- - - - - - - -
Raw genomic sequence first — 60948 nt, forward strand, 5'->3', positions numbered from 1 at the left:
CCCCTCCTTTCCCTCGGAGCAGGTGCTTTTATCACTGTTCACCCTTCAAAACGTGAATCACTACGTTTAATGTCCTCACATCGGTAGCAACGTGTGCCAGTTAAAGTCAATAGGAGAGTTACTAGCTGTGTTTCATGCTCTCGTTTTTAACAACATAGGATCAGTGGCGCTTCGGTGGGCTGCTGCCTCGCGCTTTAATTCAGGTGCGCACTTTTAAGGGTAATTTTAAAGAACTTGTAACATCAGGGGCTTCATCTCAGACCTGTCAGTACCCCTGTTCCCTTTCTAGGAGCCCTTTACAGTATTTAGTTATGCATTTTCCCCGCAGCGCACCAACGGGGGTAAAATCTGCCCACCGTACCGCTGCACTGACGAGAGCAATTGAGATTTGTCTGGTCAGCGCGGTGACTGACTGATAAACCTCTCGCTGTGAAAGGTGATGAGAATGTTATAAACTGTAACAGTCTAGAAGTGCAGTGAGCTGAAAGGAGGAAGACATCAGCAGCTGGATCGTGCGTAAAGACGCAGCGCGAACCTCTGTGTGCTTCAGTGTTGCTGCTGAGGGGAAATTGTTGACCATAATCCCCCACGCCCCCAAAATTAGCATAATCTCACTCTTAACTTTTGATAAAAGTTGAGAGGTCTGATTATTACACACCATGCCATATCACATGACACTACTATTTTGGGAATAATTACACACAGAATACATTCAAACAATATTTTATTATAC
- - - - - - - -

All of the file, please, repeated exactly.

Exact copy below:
Raw genomic sequence first — 60948 nt, forward strand, 5'->3', positions numbered from 1 at the left:
CCCCTCCTTTCCCTCGGAGCAGGTGCTTTTATCACTGTTCACCCTTCAAAACGTGAATCACTACGTTTAATGTCCTCACATCGGTAGCAACGTGTGCCAGTTAAAGTCAATAGGAGAGTTACTAGCTGTGTTTCATGCTCTCGTTTTTAACAACATAGGATCAGTGGCGCTTCGGTGGGCTGCTGCCTCGCGCTTTAATTCAGGTGCGCACTTTTAAGGGTAATTTTAAAGAACTTGTAACATCAGGGGCTTCATCTCAGACCTGTCAGTACCCCTGTTCCCTTTCTAGGAGCCCTTTACAGTATTTAGTTATGCATTTTCCCCGCAGCGCACCAACGGGGGTAAAATCTGCCCACCGTACCGCTGCACTGACGAGAGCAATTGAGATTTGTCTGGTCAGCGCGGTGACTGACTGATAAACCTCTCGCTGTGAAAGGTGATGAGAATGTTATAAACTGTAACAGTCTAGAAGTGCAGTGAGCTGAAAGGAGGAAGACATCAGCAGCTGGATCGTGCGTAAAGACGCAGCGCGAACCTCTGTGTGCTTCAGTGTTGCTGCTGAGGGGAAATTGTTGACCATAATCCCCCACGCCCCCAAAATTAGCATAATCTCACTCTTAACTTTTGATAAAAGTTGAGAGGTCTGATTATTACACACCATGCCATATCACATGACACTACTATTTTGGGAATAATTACACACAGAATACATTCAAACAATATTTTATTATAC